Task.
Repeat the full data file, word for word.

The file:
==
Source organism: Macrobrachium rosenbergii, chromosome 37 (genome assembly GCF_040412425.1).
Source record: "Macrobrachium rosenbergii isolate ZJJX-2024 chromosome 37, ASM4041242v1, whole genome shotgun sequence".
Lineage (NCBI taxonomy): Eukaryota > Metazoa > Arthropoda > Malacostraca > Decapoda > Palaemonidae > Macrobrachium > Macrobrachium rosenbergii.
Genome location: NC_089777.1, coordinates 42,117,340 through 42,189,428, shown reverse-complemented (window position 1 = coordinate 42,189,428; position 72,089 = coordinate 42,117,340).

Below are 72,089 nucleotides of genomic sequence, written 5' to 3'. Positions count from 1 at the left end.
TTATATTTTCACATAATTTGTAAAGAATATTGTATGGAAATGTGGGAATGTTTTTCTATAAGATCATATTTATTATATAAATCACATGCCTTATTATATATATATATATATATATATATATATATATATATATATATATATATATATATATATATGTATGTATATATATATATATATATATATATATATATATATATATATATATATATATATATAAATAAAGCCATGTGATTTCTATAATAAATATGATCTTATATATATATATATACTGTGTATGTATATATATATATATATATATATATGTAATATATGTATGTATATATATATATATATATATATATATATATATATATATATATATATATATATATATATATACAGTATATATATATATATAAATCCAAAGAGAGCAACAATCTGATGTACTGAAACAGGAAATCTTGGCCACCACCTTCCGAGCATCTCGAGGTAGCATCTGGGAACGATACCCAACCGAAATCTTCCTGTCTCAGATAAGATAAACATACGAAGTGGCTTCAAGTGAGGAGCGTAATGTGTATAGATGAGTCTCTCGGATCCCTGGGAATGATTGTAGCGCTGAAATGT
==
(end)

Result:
Source organism: Macrobrachium rosenbergii, chromosome 37 (genome assembly GCF_040412425.1).
Source record: "Macrobrachium rosenbergii isolate ZJJX-2024 chromosome 37, ASM4041242v1, whole genome shotgun sequence".
Lineage (NCBI taxonomy): Eukaryota > Metazoa > Arthropoda > Malacostraca > Decapoda > Palaemonidae > Macrobrachium > Macrobrachium rosenbergii.
Genome location: NC_089777.1, coordinates 42,117,340 through 42,189,428, shown reverse-complemented (window position 1 = coordinate 42,189,428; position 72,089 = coordinate 42,117,340).

Below are 72,089 nucleotides of genomic sequence, written 5' to 3'. Positions count from 1 at the left end.
TTATATTTTCACATAATTTGTAAAGAATATTGTATGGAAATGTGGGAATGTTTTTCTATAAGATCATATTTATTATATAAATCACATGCCTTATTATATATATATATATATATATATATATATATATATATATATATATATATATATATATATATGTATGTATATATATATATATATATATATATATATATATATATATATATATATATATATATAAATAAAGCCATGTGATTTCTATAATAAATATGATCTTATATATATATATATACTGTGTATGTATATATATATATATATATATATATGTAATATATGTATGTATATATATATATATATATATATATATATATATATATATATATATATATATATATATATATACAGTATATATATATATATAAATCCAAAGAGAGCAACAATCTGATGTACTGAAACAGGAAATCTTGGCCACCACCTTCCGAGCATCTCGAGGTAGCATCTGGGAACGATACCCAACCGAAATCTTCCTGTCTCAGATAAGATAAACATACGAAGTGGCTTCAAGTGAGGAGCGTAATGTGTATAGATGAGTCTCTCGGATCCCTGGGAATGATTGTAGCGCTGAAATGT